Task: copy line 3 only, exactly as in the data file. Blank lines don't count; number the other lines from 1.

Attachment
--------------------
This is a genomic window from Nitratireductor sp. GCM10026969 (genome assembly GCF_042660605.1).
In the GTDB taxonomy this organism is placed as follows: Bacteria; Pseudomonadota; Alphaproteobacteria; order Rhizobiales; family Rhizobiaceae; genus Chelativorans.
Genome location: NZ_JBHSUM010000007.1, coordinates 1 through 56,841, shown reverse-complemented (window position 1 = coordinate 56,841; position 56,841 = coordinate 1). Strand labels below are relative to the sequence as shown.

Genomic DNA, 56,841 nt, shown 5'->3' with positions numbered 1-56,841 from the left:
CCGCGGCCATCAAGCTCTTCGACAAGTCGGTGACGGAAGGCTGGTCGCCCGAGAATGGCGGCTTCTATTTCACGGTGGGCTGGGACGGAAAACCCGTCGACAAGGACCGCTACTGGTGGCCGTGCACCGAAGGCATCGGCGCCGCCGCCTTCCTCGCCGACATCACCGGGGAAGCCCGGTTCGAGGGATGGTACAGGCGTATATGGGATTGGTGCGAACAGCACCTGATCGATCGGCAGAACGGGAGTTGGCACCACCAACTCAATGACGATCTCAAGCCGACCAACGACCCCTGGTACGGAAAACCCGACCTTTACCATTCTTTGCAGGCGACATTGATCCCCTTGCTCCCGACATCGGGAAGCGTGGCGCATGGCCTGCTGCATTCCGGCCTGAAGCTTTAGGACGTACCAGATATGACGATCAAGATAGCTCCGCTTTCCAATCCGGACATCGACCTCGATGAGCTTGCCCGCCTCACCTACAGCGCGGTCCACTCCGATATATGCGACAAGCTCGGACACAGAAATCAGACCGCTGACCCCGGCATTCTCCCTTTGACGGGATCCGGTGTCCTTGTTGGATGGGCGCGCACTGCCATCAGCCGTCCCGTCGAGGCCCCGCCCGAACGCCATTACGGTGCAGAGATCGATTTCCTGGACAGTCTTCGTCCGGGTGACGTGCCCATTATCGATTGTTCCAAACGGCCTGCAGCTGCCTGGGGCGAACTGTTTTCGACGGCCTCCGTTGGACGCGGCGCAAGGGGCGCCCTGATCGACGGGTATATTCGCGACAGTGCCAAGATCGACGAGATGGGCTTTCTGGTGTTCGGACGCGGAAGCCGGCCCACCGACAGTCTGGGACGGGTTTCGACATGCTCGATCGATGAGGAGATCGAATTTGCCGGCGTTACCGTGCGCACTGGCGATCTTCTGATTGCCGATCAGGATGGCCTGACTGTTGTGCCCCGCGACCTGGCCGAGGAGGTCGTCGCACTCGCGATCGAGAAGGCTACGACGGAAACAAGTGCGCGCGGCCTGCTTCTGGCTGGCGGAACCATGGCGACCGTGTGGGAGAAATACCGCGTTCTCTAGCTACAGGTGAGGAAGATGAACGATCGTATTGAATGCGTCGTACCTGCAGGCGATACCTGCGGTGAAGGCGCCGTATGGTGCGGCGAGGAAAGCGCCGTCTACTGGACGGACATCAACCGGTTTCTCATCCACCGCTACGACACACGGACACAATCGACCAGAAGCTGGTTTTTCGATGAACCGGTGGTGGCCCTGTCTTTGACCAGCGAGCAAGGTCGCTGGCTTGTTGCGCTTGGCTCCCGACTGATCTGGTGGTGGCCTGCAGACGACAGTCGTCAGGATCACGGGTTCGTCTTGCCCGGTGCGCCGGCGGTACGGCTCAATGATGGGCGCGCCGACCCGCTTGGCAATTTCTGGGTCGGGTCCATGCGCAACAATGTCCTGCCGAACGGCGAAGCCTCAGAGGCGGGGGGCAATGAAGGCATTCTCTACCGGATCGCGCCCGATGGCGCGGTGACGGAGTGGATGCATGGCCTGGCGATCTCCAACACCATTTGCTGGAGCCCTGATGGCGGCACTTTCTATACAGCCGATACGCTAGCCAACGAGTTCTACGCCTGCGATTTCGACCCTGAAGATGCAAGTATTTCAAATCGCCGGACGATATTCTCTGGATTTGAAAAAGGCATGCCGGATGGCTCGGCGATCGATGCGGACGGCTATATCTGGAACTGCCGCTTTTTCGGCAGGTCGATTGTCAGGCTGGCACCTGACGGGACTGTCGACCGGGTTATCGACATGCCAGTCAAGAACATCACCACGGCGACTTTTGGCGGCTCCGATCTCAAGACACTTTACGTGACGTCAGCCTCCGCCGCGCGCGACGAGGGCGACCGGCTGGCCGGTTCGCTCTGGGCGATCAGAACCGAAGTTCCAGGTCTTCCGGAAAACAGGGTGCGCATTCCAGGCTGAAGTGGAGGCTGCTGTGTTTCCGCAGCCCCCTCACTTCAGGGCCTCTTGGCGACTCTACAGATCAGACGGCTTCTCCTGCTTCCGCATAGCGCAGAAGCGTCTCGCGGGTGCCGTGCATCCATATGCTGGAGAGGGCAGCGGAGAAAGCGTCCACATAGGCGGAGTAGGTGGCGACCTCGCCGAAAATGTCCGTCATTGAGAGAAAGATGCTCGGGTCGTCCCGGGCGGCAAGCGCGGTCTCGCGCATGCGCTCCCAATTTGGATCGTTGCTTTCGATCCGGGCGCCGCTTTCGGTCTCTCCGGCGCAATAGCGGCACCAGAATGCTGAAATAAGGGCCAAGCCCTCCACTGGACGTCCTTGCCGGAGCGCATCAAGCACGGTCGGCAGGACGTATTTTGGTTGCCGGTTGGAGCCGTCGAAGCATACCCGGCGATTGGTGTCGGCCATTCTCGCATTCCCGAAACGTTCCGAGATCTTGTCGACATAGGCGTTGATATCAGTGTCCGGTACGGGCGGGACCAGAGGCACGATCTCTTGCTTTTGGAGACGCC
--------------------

Genome location: NZ_JBHSUM010000007.1, coordinates 1 through 56,841, shown reverse-complemented (window position 1 = coordinate 56,841; position 56,841 = coordinate 1). Strand labels below are relative to the sequence as shown.